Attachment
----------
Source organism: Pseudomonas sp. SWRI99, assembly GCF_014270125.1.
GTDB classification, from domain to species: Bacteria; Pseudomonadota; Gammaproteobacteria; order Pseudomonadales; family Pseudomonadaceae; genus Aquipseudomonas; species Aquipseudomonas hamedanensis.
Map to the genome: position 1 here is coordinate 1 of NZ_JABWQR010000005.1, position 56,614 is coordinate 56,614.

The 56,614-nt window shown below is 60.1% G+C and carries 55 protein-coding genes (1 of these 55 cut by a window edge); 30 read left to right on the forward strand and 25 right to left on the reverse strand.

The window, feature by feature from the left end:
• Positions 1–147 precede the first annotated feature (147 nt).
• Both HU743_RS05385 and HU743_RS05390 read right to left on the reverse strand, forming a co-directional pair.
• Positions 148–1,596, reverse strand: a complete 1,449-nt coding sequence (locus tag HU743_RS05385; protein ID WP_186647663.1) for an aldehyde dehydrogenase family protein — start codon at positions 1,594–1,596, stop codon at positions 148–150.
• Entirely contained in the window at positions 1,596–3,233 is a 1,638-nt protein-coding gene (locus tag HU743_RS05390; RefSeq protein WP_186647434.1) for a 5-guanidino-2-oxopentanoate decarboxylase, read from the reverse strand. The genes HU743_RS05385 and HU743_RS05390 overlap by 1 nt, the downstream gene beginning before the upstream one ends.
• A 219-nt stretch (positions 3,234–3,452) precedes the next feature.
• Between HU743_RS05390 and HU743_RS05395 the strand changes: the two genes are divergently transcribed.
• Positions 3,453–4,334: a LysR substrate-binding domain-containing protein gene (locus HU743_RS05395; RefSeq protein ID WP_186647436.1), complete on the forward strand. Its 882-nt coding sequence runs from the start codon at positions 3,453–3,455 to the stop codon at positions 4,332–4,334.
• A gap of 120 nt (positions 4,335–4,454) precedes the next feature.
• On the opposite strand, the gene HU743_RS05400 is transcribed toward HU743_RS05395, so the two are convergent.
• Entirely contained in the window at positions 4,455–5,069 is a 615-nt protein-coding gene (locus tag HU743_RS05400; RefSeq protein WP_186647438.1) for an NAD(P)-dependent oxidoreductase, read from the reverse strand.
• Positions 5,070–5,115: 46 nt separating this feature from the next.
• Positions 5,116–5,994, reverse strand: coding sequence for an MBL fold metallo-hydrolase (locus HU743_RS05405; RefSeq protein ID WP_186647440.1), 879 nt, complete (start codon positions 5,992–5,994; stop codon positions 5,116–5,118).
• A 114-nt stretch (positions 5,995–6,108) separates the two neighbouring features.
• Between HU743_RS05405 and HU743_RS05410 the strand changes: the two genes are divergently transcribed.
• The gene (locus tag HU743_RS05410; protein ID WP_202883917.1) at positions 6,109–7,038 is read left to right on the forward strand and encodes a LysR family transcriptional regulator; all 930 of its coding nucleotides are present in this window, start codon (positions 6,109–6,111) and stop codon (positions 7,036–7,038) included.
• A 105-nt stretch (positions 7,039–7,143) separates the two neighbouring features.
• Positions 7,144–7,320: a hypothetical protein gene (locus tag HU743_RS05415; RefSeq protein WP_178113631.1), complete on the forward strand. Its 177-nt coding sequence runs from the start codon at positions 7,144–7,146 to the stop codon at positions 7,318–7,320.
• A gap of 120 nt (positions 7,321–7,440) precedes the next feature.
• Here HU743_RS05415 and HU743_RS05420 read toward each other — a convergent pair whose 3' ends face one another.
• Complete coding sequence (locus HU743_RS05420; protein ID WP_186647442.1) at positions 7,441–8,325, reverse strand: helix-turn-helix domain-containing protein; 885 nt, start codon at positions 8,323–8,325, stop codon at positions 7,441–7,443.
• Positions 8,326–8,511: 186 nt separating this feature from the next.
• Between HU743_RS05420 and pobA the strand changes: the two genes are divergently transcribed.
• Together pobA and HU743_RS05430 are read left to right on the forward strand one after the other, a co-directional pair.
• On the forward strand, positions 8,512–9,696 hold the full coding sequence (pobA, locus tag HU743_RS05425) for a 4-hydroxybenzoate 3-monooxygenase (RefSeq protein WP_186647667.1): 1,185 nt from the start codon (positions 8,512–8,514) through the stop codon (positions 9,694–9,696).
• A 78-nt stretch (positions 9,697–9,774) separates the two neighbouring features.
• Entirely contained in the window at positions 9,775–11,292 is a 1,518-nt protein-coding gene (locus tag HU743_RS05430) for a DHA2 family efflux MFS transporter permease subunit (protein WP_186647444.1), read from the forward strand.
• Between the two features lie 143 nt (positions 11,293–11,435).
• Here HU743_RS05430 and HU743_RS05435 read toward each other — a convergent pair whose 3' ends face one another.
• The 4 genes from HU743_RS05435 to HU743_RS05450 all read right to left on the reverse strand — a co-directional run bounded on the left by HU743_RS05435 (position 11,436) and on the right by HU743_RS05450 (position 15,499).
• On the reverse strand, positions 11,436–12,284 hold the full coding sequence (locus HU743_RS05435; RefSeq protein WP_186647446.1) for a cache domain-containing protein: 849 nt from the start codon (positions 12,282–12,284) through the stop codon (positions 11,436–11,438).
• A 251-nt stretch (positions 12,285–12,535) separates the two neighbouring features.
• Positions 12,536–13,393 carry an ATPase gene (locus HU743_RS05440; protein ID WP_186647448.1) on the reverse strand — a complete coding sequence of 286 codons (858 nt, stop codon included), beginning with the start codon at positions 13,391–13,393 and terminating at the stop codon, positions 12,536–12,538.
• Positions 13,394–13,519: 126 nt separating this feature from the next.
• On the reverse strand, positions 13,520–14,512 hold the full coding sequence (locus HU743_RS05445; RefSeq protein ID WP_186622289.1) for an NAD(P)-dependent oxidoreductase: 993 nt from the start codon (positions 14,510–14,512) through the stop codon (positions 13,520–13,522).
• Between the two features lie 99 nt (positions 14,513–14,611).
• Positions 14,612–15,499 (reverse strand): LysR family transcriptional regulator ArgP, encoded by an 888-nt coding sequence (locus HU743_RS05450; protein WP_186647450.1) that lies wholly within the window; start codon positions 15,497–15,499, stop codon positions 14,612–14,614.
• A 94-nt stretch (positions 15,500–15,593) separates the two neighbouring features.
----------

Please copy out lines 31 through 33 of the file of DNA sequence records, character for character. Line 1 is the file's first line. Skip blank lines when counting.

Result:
• Entirely contained in the window at positions 9,775–11,292 is a 1,518-nt protein-coding gene (locus tag HU743_RS05430) for a DHA2 family efflux MFS transporter permease subunit (protein WP_186647444.1), read from the forward strand.
• Between the two features lie 143 nt (positions 11,293–11,435).
• Here HU743_RS05430 and HU743_RS05435 read toward each other — a convergent pair whose 3' ends face one another.